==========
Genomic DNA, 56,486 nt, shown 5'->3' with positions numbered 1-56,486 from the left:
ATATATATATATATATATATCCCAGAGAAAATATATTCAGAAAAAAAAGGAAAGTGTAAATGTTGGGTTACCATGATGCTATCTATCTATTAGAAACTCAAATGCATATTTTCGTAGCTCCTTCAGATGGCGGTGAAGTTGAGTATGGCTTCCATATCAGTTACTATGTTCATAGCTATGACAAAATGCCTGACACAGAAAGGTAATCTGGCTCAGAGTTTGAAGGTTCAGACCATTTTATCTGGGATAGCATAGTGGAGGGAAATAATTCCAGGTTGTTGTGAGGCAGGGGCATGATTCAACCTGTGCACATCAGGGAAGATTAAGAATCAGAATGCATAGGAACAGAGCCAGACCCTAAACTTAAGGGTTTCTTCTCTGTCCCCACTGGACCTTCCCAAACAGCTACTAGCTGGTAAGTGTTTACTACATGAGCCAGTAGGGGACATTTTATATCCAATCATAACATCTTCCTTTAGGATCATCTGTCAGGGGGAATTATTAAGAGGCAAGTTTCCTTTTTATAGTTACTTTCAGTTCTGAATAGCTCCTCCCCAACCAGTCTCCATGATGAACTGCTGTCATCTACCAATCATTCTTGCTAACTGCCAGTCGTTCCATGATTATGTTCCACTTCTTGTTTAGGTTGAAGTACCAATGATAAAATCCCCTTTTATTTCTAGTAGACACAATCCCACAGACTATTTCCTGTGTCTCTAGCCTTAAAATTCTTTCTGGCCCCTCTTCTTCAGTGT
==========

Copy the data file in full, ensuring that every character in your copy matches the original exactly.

Genomic DNA, 56,486 nt, shown 5'->3' with positions numbered 1-56,486 from the left:
ATATATATATATATATATATCCCAGAGAAAATATATTCAGAAAAAAAAGGAAAGTGTAAATGTTGGGTTACCATGATGCTATCTATCTATTAGAAACTCAAATGCATATTTTCGTAGCTCCTTCAGATGGCGGTGAAGTTGAGTATGGCTTCCATATCAGTTACTATGTTCATAGCTATGACAAAATGCCTGACACAGAAAGGTAATCTGGCTCAGAGTTTGAAGGTTCAGACCATTTTATCTGGGATAGCATAGTGGAGGGAAATAATTCCAGGTTGTTGTGAGGCAGGGGCATGATTCAACCTGTGCACATCAGGGAAGATTAAGAATCAGAATGCATAGGAACAGAGCCAGACCCTAAACTTAAGGGTTTCTTCTCTGTCCCCACTGGACCTTCCCAAACAGCTACTAGCTGGTAAGTGTTTACTACATGAGCCAGTAGGGGACATTTTATATCCAATCATAACATCTTCCTTTAGGATCATCTGTCAGGGGGAATTATTAAGAGGCAAGTTTCCTTTTTATAGTTACTTTCAGTTCTGAATAGCTCCTCCCCAACCAGTCTCCATGATGAACTGCTGTCATCTACCAATCATTCTTGCTAACTGCCAGTCGTTCCATGATTATGTTCCACTTCTTGTTTAGGTTGAAGTACCAATGATAAAATCCCCTTTTATTTCTAGTAGACACAATCCCACAGACTATTTCCTGTGTCTCTAGCCTTAAAATTCTTTCTGGCCCCTCTTCTTCAGTGT